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Genetic and Rare Diseases Information Center (GARD)

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Stickler syndrome type 1


Other Names for this Disease

  • AOM
  • Arthroophthalmopathy, hereditary progressive
  • Stickler syndrome, membranous vitreous type
  • Stickler syndrome, vitreous type 1
  • STL1
See Disclaimer regarding information on this site. Some links on this page may take you to organizations outside of the National Institutes of Health.

Overview

Stickler syndrome is a group of hereditary connective tissue disorders characterized by distinctive facial features, eye abnormalities, hearing loss, and joint problems. The features vary widely among affected people.[1][2] Stickler syndrome type 1 may be divided into 2 subgroups: the membranous vitreous type and a predominantly ocular type. Both are caused by mutations in the COL2A1 gene. Stickler syndrome type II, sometimes called the beaded vitreous type, is caused by mutations in the COL11A1 gene. Stickler syndrome type III, sometimes called the nonocular form, is caused by mutations in the COL11A2 gene. These forms of Stickler syndrome are inherited in an autosomal dominant manner. Stickler syndrome type IV is caused by mutations in the COL9A1 gene, and Stickler syndrome type V is caused by mutations in the COL9A2 gene. These types of Stickler syndrome are inherited in an autosomal recessive manner.[1][2][3]
Last updated: 2/8/2012

References

  1. Nathaniel H Robin, Rocio T Moran, Matthew Warman, Leena Ala-Kokko. Stickler Syndrome. GeneReviews. October 21, 2010; http://www.ncbi.nlm.nih.gov/books/NBK1302/. Accessed 2/8/2012.
  2. Stickler syndrome. Genetics Home Reference. July 2008; http://ghr.nlm.nih.gov/condition/stickler-syndrome. Accessed 2/8/2012.
  3. Stickler Syndrome, Type I. Online Mendelian Inheritance in Man (OMIM). January 20, 2012; http://omim.org/entry/108300. Accessed 2/8/2012.
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Basic Information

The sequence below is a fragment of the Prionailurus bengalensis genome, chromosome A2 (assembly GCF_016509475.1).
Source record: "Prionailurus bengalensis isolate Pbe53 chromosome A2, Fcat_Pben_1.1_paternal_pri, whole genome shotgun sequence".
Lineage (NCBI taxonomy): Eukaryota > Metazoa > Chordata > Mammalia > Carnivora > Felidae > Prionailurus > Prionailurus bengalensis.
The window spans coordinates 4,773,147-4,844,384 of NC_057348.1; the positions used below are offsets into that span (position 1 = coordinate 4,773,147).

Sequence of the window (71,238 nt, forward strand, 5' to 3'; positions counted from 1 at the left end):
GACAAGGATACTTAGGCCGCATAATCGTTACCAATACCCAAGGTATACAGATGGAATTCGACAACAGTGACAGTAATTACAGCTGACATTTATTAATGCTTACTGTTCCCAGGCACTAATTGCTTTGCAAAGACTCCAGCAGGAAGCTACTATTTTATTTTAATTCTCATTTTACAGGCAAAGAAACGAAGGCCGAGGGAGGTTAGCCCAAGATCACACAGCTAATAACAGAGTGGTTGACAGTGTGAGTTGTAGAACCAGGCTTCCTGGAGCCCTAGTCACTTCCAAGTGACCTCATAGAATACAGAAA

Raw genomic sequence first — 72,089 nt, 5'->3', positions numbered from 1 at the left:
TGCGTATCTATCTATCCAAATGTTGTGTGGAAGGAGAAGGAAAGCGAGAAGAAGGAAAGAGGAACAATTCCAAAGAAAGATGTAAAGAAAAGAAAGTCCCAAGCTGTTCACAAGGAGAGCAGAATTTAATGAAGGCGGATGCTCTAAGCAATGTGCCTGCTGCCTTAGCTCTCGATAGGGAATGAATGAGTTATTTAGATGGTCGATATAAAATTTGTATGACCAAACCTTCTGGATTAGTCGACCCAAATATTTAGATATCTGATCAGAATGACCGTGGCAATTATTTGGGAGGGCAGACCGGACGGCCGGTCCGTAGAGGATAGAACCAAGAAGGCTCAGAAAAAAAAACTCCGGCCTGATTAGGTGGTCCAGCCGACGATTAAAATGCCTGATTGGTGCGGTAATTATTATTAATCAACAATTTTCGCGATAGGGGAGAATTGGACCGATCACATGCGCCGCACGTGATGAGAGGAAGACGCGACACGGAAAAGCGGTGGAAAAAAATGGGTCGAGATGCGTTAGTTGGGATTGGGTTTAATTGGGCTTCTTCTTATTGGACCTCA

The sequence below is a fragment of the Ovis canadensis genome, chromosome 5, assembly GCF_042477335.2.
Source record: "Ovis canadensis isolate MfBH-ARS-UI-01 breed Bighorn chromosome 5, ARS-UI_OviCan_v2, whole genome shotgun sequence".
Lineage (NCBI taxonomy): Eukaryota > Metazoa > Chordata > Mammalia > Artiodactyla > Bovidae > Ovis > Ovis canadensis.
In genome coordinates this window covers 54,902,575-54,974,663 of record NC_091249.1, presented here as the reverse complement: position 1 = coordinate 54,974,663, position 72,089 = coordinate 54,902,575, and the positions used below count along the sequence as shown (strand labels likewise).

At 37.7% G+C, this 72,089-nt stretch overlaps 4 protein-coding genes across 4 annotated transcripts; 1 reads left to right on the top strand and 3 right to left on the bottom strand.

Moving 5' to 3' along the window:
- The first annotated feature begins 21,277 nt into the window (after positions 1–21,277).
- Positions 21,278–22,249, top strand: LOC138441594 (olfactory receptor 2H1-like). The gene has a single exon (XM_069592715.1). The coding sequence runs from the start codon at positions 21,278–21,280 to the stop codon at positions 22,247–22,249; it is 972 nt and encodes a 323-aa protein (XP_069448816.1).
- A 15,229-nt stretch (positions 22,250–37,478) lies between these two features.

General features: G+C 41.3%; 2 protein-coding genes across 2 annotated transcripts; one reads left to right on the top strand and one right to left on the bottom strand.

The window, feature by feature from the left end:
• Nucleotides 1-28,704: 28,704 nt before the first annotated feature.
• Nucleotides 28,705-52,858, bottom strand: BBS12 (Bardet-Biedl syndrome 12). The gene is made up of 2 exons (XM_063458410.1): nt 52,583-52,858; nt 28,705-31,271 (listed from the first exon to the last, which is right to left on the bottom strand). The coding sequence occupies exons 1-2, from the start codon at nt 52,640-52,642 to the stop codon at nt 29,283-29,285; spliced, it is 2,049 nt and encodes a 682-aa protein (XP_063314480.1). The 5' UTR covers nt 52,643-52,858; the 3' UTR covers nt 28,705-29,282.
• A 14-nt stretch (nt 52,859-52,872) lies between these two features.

• Genetics Home Reference (GHR) contains information on Stickler syndrome type 1. This website is maintained by the National Library of Medicine.
  • MedlinePlus was designed by the National Library of Medicine to help you research your health questions, and it¬†provides more information about this topic.
  • The National Organization for Rare Disorders (NORD) is a federation of more than 130 nonprofit voluntary health organizations serving people with rare disorders. Click on the link to view information on this topic.

In Depth Information

  • The Online Mendelian Inheritance in Man (OMIM) is a catalog of human genes and genetic disorders. Each entry has a summary of related medical articles. It is meant for health care professionals and researchers. OMIM is maintained by Johns Hopkins University School of Medicine.¬†
  • PubMed is a searchable database of medical literature and lists journal articles that discuss Stickler syndrome type 1. Click on the link to view a sample search on this topic.
Other Names for this Disease
  • AOM
  • Arthroophthalmopathy, hereditary progressive
  • Stickler syndrome, membranous vitreous type
  • Stickler syndrome, vitreous type 1
  • STL1
See Disclaimer regarding information on this site. Some links on this page may take you to organizations outside of the National Institutes of Health.